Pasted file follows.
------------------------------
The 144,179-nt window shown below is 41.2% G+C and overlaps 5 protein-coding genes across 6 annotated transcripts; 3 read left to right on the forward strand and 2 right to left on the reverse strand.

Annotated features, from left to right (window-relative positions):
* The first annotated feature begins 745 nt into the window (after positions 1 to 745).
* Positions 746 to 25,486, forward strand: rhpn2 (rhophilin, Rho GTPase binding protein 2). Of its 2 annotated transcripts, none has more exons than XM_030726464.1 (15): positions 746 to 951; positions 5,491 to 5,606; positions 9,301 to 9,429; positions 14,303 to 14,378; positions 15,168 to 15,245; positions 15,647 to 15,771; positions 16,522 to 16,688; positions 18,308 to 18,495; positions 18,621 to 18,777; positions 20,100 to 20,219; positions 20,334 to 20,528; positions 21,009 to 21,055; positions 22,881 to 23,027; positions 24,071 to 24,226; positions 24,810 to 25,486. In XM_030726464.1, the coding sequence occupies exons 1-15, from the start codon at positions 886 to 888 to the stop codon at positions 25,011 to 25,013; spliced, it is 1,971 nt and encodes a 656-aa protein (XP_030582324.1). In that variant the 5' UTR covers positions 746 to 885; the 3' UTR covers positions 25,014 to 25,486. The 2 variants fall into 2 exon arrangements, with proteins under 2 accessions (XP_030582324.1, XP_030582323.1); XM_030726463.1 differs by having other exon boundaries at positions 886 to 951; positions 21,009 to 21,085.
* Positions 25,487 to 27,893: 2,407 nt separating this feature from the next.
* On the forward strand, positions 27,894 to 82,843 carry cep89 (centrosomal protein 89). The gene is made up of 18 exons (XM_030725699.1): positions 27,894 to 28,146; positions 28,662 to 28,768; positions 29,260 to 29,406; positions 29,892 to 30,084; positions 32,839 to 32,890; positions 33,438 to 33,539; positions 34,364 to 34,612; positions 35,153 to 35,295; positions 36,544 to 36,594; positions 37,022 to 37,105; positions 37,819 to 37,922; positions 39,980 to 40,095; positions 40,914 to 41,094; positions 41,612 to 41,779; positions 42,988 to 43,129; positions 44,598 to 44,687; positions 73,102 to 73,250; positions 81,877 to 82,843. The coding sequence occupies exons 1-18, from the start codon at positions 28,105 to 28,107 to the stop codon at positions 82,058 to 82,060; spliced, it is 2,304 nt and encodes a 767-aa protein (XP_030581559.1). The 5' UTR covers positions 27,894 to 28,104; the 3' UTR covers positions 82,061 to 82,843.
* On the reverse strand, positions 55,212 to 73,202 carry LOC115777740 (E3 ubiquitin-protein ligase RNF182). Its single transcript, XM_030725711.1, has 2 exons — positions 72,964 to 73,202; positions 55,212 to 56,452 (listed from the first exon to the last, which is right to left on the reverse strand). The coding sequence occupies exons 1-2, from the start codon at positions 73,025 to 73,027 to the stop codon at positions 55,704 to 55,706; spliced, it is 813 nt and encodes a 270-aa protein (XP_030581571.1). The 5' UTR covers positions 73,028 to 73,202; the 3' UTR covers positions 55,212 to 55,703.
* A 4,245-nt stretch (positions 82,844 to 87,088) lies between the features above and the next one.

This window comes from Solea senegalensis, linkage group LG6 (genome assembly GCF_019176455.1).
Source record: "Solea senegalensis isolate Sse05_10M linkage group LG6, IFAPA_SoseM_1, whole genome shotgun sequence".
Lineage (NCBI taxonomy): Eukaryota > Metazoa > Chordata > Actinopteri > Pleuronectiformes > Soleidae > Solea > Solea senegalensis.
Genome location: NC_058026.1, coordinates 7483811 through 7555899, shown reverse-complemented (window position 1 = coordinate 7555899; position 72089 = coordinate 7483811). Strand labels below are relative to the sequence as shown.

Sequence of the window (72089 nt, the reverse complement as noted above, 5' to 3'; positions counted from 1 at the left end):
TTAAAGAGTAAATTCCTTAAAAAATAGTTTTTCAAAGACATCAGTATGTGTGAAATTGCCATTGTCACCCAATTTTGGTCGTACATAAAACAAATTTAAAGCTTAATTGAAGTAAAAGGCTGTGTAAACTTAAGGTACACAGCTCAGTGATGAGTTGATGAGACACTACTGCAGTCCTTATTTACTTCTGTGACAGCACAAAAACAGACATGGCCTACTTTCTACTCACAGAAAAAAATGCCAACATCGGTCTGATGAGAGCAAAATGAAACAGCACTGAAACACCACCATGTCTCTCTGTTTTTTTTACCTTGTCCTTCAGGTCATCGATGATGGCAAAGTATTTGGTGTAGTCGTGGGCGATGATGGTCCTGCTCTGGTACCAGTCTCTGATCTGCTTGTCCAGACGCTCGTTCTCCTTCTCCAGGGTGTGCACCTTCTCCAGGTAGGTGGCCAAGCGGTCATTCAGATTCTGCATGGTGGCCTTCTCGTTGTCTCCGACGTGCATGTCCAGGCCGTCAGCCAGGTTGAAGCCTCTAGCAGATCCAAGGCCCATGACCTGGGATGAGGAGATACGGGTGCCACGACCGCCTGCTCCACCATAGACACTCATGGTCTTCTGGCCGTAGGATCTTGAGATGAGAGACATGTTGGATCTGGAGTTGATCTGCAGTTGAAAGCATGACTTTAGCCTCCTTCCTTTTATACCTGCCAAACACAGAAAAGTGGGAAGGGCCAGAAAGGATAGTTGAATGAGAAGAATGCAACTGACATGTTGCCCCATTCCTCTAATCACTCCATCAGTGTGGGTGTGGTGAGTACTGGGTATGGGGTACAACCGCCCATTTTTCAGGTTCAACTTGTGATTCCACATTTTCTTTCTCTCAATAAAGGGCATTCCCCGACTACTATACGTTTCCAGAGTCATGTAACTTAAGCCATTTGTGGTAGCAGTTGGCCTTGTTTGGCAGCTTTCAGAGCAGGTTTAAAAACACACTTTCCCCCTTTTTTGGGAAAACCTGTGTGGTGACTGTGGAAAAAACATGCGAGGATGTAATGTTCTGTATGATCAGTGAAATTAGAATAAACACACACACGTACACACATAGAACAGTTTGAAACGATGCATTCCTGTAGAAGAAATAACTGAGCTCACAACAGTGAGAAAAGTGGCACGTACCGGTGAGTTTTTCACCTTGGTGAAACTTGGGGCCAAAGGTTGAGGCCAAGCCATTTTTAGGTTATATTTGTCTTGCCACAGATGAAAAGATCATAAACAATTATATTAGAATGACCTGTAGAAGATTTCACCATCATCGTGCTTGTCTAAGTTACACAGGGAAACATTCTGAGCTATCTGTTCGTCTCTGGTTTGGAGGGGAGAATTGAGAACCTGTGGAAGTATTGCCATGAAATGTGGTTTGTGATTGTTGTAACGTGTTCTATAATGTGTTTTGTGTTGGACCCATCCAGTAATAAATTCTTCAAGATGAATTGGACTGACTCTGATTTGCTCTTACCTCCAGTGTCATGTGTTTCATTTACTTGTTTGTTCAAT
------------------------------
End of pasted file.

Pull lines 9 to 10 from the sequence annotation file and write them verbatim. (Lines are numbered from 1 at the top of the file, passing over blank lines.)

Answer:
This window comes from Solea senegalensis, linkage group LG6 (genome assembly GCF_019176455.1).
Source record: "Solea senegalensis isolate Sse05_10M linkage group LG6, IFAPA_SoseM_1, whole genome shotgun sequence".